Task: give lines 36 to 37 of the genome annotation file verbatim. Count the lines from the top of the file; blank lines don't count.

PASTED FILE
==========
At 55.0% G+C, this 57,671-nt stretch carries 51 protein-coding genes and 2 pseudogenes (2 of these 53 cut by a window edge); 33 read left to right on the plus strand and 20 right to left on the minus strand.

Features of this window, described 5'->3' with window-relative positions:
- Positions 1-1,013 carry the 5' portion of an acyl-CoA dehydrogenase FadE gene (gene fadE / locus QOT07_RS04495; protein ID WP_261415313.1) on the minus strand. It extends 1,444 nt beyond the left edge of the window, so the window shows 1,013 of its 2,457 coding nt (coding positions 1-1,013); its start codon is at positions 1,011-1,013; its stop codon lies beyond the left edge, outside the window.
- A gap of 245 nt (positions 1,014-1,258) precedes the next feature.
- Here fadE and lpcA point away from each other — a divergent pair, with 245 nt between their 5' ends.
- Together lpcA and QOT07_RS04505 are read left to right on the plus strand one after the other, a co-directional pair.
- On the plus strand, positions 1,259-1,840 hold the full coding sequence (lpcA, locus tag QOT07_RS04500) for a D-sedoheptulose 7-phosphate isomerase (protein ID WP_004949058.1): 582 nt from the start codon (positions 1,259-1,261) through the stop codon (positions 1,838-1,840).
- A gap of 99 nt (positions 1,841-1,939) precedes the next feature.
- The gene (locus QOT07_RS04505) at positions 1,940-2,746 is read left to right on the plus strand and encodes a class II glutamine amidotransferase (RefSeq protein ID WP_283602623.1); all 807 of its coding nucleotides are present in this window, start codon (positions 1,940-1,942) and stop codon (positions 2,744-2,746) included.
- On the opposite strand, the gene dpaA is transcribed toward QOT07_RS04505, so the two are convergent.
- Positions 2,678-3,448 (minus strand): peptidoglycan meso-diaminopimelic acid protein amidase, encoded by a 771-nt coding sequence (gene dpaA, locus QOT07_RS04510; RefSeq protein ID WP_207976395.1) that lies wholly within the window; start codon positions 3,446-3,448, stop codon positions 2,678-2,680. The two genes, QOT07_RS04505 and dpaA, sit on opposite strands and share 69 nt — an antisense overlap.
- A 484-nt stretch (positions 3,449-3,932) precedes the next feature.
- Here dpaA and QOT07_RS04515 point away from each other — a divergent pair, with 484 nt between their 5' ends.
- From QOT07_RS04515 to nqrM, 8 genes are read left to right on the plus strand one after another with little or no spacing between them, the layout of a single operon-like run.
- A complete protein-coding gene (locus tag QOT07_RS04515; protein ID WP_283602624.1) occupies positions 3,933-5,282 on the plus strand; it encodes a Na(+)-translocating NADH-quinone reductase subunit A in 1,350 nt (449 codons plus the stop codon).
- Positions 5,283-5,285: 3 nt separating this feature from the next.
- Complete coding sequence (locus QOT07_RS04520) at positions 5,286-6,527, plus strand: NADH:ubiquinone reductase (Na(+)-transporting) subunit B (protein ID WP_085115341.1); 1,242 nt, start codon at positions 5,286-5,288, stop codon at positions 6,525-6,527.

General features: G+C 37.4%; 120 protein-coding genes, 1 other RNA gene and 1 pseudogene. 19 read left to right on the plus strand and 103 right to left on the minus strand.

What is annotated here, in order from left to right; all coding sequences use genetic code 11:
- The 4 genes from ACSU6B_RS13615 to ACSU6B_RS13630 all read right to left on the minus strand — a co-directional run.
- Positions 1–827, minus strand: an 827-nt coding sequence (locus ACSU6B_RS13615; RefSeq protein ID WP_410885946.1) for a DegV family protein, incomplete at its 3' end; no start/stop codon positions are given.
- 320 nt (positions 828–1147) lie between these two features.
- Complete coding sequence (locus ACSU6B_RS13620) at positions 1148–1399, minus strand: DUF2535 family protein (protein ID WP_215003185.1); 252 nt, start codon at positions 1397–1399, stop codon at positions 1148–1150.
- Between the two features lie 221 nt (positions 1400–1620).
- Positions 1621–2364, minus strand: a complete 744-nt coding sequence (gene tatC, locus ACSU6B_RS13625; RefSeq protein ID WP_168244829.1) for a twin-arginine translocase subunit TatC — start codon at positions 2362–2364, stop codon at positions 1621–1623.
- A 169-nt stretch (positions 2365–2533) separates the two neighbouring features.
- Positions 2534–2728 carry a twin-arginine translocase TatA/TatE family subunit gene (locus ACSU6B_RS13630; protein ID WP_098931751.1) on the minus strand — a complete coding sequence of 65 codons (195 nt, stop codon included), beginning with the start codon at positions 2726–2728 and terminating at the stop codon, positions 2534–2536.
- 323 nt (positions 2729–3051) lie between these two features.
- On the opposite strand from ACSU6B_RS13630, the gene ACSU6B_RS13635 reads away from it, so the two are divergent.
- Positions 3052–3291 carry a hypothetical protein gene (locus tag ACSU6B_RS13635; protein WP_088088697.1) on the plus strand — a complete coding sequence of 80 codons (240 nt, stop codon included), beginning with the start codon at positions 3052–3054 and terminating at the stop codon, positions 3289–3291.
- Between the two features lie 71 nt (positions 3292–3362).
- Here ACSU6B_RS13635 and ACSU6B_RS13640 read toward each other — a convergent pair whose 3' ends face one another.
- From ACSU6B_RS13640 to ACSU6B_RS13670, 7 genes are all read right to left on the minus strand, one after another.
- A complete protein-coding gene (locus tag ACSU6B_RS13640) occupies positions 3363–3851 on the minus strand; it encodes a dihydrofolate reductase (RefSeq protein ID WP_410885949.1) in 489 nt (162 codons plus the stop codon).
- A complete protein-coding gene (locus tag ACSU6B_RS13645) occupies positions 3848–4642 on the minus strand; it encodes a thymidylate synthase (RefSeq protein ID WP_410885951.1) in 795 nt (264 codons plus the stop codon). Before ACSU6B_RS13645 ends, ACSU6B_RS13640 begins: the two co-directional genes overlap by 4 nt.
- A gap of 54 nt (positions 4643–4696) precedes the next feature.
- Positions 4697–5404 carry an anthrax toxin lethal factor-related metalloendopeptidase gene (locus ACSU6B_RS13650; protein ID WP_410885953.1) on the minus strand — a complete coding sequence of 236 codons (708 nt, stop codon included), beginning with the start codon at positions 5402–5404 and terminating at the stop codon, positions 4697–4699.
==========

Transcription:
- A gap of 54 nt (positions 4643–4696) precedes the next feature.
- Positions 4697–5404 carry an anthrax toxin lethal factor-related metalloendopeptidase gene (locus ACSU6B_RS13650; protein ID WP_410885953.1) on the minus strand — a complete coding sequence of 236 codons (708 nt, stop codon included), beginning with the start codon at positions 5402–5404 and terminating at the stop codon, positions 4697–4699.